Never knowingly undersolved.

Financial Times 13,189 / Gozo

Posted by Gaufrid on September 23rd, 2009


Nothing particularly difficult in today’s themed offering from Gozo. A few of the birds may not be familiar to some but they were easy enough to get from the wordplay.

I think there is an error in 6dn in that there is no insertion indicator for the ‘R’.

1 PIGEON  PI (letter) *(GONE)
4 HORNBILL  HORN (instrument) BILL (account)
9 ROLLER  dd – a kind of tumbler pigeon
10 STARLING  STAR (leading) LING (heather)
11 ORIOLE  O (nothing) *(LOIRE)
12 PARAKEET  RAKE (gardening tool) in *(TAPE)
13 JAY  J (jack) AY (always)
14 CONDOR  CONDO (US apartment) R (right)
17 KESTREL  hidden in ‘weaKEST RELative’
21 PETREL  *(PETER) L (left)
25 HEN  cd
26 ACCENTOR  ACCENT (grave) OR (gold) – a bird of the hedge sparrow genus
27 TOUCAN  homophone of ‘two can’
28 SCREAMER  *(AS MERCER) – a large spur-winged South American bird
29 GANNET  ANNE (girl) in GT (luxury sports car)
30 PHEASANT  *(SHAPE) ANT (worker)
31 MERLIN  hidden in ‘sumMER LINgerie’

1 PERFORCE  PERFOR[man]CE (fellow quitting dramatic production)
5 OUTLAY  LAYOUT (model railway) with halves swapped
6 NORWAY  R (rule or rule initially) in NO WAY (impossible) – there is no insertion indicator for the ‘R’, following the wordplay would give ‘nowayr’ or ‘rnoway’
7 IRISES  I (one) RISES (is excited)
8 LIGHTS  dd
12 PARTNER  PAR (on a level) *(RENT) or RENT reversed depending on how you read ‘review’ (revise or look back)
15 RED  dd
16 REP  dd
19 CRACKNEL  CRACK (form of cocaine) NEL[l] (young girl cut)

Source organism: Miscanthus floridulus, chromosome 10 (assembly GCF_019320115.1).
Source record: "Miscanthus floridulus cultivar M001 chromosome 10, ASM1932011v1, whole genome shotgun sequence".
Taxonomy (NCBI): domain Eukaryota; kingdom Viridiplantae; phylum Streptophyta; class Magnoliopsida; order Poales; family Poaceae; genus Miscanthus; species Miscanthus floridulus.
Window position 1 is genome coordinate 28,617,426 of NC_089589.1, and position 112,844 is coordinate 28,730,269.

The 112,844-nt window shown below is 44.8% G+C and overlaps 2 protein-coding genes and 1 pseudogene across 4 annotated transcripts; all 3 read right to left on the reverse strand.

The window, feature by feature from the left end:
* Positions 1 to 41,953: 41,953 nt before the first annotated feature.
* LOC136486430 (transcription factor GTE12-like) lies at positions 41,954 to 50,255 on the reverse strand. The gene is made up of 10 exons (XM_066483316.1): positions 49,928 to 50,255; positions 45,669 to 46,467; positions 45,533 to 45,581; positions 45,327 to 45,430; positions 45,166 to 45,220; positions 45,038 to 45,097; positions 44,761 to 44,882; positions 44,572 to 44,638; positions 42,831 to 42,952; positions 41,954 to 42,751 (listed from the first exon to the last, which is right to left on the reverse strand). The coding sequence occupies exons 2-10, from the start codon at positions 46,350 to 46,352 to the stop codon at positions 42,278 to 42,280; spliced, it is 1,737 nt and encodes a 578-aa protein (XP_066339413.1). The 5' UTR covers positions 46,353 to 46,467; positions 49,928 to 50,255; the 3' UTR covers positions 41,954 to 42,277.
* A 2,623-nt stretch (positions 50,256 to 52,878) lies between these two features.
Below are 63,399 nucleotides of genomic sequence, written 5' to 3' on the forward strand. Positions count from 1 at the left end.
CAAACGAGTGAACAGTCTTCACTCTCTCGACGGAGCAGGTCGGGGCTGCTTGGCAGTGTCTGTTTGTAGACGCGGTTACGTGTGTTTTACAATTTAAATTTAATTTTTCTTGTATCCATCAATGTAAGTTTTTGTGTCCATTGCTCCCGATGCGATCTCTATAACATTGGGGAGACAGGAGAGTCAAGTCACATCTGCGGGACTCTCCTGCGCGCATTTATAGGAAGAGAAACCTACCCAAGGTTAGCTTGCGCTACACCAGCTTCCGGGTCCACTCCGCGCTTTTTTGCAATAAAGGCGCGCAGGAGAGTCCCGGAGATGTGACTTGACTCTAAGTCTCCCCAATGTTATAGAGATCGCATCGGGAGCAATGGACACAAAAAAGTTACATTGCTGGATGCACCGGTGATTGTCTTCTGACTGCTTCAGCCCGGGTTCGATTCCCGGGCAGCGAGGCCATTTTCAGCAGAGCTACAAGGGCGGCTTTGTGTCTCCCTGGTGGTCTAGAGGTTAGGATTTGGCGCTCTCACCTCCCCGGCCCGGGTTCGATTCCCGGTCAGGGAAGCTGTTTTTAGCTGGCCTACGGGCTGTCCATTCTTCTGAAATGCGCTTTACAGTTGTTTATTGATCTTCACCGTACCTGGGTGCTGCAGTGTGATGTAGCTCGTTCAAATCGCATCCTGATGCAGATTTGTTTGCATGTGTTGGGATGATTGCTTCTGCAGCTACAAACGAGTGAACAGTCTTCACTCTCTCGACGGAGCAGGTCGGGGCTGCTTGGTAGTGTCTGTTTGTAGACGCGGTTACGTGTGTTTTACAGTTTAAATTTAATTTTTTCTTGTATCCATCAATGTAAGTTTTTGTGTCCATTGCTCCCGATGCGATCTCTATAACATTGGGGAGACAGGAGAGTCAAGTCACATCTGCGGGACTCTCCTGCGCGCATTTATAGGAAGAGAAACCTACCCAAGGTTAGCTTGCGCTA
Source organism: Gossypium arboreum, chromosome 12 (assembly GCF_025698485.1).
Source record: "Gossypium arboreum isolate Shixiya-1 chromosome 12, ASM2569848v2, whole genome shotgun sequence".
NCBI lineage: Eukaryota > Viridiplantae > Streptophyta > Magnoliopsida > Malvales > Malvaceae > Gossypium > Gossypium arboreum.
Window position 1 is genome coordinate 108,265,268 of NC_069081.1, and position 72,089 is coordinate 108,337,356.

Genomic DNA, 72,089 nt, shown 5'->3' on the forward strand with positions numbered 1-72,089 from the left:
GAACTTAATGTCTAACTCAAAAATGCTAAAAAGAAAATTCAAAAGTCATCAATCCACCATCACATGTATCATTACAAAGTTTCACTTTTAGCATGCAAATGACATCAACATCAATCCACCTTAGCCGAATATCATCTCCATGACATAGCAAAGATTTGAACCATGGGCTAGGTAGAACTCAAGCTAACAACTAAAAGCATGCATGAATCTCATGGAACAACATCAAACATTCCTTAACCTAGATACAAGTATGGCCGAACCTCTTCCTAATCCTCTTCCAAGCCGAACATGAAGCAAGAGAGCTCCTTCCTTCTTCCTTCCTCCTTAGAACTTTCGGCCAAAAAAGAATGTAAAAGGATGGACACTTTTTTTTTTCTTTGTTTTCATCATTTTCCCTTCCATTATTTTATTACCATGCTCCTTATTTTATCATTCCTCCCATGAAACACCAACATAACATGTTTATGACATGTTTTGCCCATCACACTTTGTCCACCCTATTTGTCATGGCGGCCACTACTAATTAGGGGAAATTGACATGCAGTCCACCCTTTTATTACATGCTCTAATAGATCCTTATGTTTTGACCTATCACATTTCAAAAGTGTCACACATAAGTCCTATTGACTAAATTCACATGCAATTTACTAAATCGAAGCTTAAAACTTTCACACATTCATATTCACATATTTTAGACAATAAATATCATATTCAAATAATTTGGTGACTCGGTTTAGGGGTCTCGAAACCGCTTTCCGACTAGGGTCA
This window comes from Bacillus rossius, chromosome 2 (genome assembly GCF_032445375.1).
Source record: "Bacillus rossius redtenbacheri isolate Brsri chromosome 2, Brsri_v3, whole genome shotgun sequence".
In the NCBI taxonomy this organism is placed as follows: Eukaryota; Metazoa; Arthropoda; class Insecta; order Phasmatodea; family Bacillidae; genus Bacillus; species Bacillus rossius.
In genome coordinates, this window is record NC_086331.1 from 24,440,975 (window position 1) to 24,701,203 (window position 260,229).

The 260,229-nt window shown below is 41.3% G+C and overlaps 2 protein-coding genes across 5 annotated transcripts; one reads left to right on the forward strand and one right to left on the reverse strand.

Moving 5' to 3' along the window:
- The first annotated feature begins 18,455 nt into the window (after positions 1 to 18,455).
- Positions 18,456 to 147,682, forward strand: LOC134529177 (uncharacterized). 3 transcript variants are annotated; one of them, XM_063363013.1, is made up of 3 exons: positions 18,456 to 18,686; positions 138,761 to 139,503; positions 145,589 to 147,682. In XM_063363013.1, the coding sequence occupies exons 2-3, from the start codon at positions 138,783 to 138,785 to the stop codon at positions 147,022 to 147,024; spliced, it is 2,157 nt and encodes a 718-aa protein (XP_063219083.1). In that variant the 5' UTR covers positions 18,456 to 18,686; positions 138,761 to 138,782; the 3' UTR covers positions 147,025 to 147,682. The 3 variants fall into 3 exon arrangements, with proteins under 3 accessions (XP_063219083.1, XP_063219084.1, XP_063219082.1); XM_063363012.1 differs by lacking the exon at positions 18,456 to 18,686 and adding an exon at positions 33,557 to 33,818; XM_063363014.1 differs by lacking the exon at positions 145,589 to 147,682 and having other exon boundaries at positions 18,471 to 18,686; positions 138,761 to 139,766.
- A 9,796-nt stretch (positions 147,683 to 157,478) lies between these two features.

20 PLANKTON  PLANK (timber) NOT reversed
22 PASS UP  PASS (overtake) UP (on horseback)
23 ACCRUE  homophone of ‘a crew’ (a group of rowers)
24 IN-LAWS  W[ar] in *(SLAIN)
25 HOME IN  HOME (base) IN (popular)

3 Responses to “Financial Times 13,189 / Gozo”

  1. Surajit Bose says:

    1ac: Is “missing” an anagram indicator for *(GONE)? That doesn’t seem particularly satisfactory.

    8dn: Is “lights” a synonym for “innards”? That usage is new to me. Where could I find an example? I thought about the phrase “punch your lights out,” but that simply means “knock you unconscious,” doesn’t it?

  2. Paul B says:

    Something to do with a bag of innards from the butcher’s I believe. (Collins confirms this.)

  3. Gaufrid says:

    Hi Surajit
    Yes, in 1a ‘missing’ is the anagram indicator, as in astray, failing or not in the expected place.

    Regarding 8d, ‘lights’ are the lungs of an animal, so called because they are lighter than other internal organs, and ‘innards’ means entrails or internal organs of an animal so the two are connected.

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